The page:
A credible interval gives an indication of the uncertainty of an estimate from data analysis. 95% credible intervals are calculated so that there is a 95% probability of the true value lying in the interval.
The number of new infections over a period of time.
Estimates of positivity from this survey are based on statistical modelling of the underlying data. The model smooths the series to understand the trend and is revised each week to incorporate new test results.
The headline point estimates are based on the modelled trend and are reflect the most representative reference point for the given week.
The estimated proportion of people who test positive for coronavirus (COVID-19) at a point in time, with or without symptoms, based on nose and throat swabs.
Quality and methodology information
The results of the survey are based on self-administered nose and throat swabs provided by participants to the study. A subgroup of participants also provide blood test, taken by trained field staff.
As well as looking at overall incidence, positivity and antibody level, the survey will be used to examine the characteristics of those testing positive for COVID-19 and the extent to which those infected experience symptoms. The results are for private households only and do not apply to those in hospitals, care homes or other institutional settings. This is referred to as the community population.
The survey covers all the countries of the UK, enabling estimates to be calculated for each country individually, and in time the UK as a whole. Fieldwork started first in England on 26 April meaning there is more cumulative data available for England enabling more detailed analysis at present. Fieldwork began in Wales on 29 June 2020 followed by Northern Ireland on 26 July and Scotland on 21 September.
The sample for Wales is not yet large enough to support more detailed analysis than is provided here (headline figures for positivity and antibodies). Fieldwork has been scaled up, with the intention of delivering approximately 9,000 participants per fortnight. Currently, the expectation is that this will be reached by mid-March. Sample increases will enable more detailed analysis, which may include incidence (the number of new infections over a period of time) and analysis of the characteristics of people testing positive. The type of analysis that is possible will also depend on the underlying prevalence of the virus, with higher infection rates enabling more analysis and vice versa.
It is important to note that there is a significant degree of uncertainty with the estimates. This is because, despite a large sample of participants, the number of positive cases identified is small. Estimates are provided with 95% credible or confidence intervals to indicate the range within which we may be confident the true figure lies.
The modelled estimates are carried out afresh each week using the previous 6 weeks’ data. The model works by smoothing the series to understand the trend and is revised each week to incorporate new test results. This means that the latest estimate for an earlier period may be different to the official estimate that was produced at the time. Chart 1 shows the latest modelled trend and the official (point) estimates that were published at the time.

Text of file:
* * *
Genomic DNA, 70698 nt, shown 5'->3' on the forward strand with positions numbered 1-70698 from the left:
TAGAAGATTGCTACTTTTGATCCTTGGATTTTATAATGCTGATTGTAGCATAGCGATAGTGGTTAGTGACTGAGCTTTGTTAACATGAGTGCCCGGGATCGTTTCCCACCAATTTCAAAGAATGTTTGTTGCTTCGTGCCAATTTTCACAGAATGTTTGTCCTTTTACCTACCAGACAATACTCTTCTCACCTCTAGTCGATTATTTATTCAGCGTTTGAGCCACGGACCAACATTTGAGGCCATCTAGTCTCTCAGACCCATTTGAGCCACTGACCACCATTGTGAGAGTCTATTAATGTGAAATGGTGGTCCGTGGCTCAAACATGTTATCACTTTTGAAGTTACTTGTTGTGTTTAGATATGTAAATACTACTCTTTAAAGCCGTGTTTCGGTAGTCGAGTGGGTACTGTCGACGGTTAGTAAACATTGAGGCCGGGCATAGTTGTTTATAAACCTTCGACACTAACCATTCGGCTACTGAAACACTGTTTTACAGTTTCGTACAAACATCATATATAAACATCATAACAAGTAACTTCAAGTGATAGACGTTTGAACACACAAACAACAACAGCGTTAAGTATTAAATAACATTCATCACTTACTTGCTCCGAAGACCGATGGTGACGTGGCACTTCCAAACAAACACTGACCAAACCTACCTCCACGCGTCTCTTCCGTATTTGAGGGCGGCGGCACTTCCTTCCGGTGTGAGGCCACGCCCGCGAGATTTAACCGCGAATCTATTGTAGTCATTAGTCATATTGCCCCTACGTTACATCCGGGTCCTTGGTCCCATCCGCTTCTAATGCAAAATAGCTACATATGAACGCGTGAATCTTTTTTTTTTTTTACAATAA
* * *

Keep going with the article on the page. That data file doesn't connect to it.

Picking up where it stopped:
The Office for National Statistics (ONS) publishes weekly statistical bulletins and references tables and periodic statistical articles which include results for England, Wales, Northern Ireland and Scotland as they become available. The estimates for Northern Ireland and Scotland are published by the respective administrations, as we do here for Wales.
Well-being of Future Generations Act (WFG)
The Well-being of Future Generations Act 2015 is about improving the social, economic, environmental and cultural well-being of Wales. The Act puts in place seven well-being goals for Wales. These are for a more equal, prosperous, resilient, healthier and globally responsible Wales, with cohesive communities and a vibrant culture and thriving Welsh language. Under section (10)(1) of the Act, the Welsh Ministers must (a) publish indicators (“national indicators”) that must be applied for the purpose of measuring progress towards the achievement of the Well-being goals, and (b) lay a copy of the national indicators before the National Assembly. The 46 national indicators were laid in March 2016.
Information on the indicators, along with narratives for each of the well-being goals and associated technical information is available in the Well-being of Wales report.
Further information on the Well-being of Future Generations (Wales) Act 2015.
The statistics included in this release could also provide supporting narrative to the national indicators and be used by public services boards in relation to their local well-being assessments and local well-being plans.